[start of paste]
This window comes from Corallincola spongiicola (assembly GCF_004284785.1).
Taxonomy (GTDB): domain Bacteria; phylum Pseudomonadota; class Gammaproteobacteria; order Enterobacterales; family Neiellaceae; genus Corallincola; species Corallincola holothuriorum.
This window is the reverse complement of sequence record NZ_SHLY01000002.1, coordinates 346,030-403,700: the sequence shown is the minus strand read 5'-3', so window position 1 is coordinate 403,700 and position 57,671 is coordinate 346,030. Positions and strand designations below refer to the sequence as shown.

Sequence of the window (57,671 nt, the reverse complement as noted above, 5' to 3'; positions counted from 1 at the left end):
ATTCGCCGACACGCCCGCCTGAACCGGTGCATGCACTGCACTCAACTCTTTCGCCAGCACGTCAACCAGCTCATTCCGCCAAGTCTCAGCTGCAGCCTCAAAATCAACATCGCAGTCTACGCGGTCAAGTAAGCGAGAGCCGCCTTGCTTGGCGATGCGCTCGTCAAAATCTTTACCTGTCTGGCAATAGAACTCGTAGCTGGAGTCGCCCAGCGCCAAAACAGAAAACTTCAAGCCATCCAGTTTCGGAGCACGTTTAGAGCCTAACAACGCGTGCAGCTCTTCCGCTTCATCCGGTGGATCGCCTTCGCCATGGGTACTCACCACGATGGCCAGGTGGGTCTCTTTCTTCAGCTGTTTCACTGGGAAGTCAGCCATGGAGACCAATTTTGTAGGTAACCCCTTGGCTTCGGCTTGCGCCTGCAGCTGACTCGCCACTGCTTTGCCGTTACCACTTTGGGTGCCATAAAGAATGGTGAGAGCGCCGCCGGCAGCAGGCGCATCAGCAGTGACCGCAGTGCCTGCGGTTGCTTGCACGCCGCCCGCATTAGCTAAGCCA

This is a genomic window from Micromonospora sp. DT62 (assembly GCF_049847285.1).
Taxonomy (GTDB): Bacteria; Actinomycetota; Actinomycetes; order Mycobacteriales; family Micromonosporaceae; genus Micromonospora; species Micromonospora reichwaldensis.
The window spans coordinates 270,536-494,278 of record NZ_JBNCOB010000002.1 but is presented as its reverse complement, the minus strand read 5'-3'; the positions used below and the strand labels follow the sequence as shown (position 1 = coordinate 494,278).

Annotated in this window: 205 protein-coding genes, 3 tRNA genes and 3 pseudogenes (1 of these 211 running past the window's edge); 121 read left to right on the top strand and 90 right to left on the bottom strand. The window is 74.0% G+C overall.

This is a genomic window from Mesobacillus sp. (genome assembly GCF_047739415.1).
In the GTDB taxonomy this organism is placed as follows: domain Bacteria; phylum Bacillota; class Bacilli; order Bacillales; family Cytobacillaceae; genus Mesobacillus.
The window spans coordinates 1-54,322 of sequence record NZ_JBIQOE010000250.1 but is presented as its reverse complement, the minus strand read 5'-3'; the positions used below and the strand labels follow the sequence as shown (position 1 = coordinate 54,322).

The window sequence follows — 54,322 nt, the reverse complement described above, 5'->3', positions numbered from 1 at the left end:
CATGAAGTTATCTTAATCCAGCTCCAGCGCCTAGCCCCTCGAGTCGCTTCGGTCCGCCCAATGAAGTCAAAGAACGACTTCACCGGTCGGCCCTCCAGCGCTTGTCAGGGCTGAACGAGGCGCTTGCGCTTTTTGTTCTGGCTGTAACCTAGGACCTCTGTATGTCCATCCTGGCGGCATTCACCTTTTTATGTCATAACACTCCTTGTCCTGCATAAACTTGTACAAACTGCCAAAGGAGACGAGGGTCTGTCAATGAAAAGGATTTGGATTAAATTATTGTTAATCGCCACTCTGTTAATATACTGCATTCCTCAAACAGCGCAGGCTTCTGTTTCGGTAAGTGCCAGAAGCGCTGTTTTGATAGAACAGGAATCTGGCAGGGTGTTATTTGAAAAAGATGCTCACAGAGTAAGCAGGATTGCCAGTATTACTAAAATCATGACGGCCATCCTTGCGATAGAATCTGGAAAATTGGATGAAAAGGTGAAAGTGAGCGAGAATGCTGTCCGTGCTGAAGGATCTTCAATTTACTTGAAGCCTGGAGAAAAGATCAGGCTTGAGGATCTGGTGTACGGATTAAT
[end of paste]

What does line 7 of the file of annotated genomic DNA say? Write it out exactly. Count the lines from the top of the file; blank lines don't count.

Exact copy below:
Taxonomy (GTDB): Bacteria; Actinomycetota; Actinomycetes; order Mycobacteriales; family Micromonosporaceae; genus Micromonospora; species Micromonospora reichwaldensis.